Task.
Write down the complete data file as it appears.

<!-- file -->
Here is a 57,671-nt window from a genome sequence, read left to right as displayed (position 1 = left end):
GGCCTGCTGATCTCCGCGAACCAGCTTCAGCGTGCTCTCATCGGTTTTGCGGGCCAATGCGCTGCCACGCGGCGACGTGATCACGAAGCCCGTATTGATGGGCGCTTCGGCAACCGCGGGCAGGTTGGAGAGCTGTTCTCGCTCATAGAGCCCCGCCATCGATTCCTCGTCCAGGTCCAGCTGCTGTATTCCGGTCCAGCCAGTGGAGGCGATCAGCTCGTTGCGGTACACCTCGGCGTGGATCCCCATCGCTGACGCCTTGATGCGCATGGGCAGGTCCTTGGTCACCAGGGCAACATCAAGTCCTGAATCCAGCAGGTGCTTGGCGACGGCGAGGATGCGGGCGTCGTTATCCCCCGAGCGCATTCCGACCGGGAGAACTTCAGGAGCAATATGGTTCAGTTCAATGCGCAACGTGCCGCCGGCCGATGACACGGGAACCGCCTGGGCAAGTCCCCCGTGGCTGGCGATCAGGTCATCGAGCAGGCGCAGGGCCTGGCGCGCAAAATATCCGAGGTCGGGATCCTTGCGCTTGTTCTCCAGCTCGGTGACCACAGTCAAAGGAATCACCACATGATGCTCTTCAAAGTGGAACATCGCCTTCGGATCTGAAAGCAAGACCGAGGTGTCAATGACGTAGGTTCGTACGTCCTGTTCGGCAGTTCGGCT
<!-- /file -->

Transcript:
Here is a 57,671-nt window from a genome sequence, read left to right as displayed (position 1 = left end):
GGCCTGCTGATCTCCGCGAACCAGCTTCAGCGTGCTCTCATCGGTTTTGCGGGCCAATGCGCTGCCACGCGGCGACGTGATCACGAAGCCCGTATTGATGGGCGCTTCGGCAACCGCGGGCAGGTTGGAGAGCTGTTCTCGCTCATAGAGCCCCGCCATCGATTCCTCGTCCAGGTCCAGCTGCTGTATTCCGGTCCAGCCAGTGGAGGCGATCAGCTCGTTGCGGTACACCTCGGCGTGGATCCCCATCGCTGACGCCTTGATGCGCATGGGCAGGTCCTTGGTCACCAGGGCAACATCAAGTCCTGAATCCAGCAGGTGCTTGGCGACGGCGAGGATGCGGGCGTCGTTATCCCCCGAGCGCATTCCGACCGGGAGAACTTCAGGAGCAATATGGTTCAGTTCAATGCGCAACGTGCCGCCGGCCGATGACACGGGAACCGCCTGGGCAAGTCCCCCGTGGCTGGCGATCAGGTCATCGAGCAGGCGCAGGGCCTGGCGCGCAAAATATCCGAGGTCGGGATCCTTGCGCTTGTTCTCCAGCTCGGTGACCACAGTCAAAGGAATCACCACATGATGCTCTTCAAAGTGGAACATCGCCTTCGGATCTGAAAGCAAGACCGAGGTGTCAATGACGTAGGTTCGTACGTCCTGTTCGGCAGTTCGGCT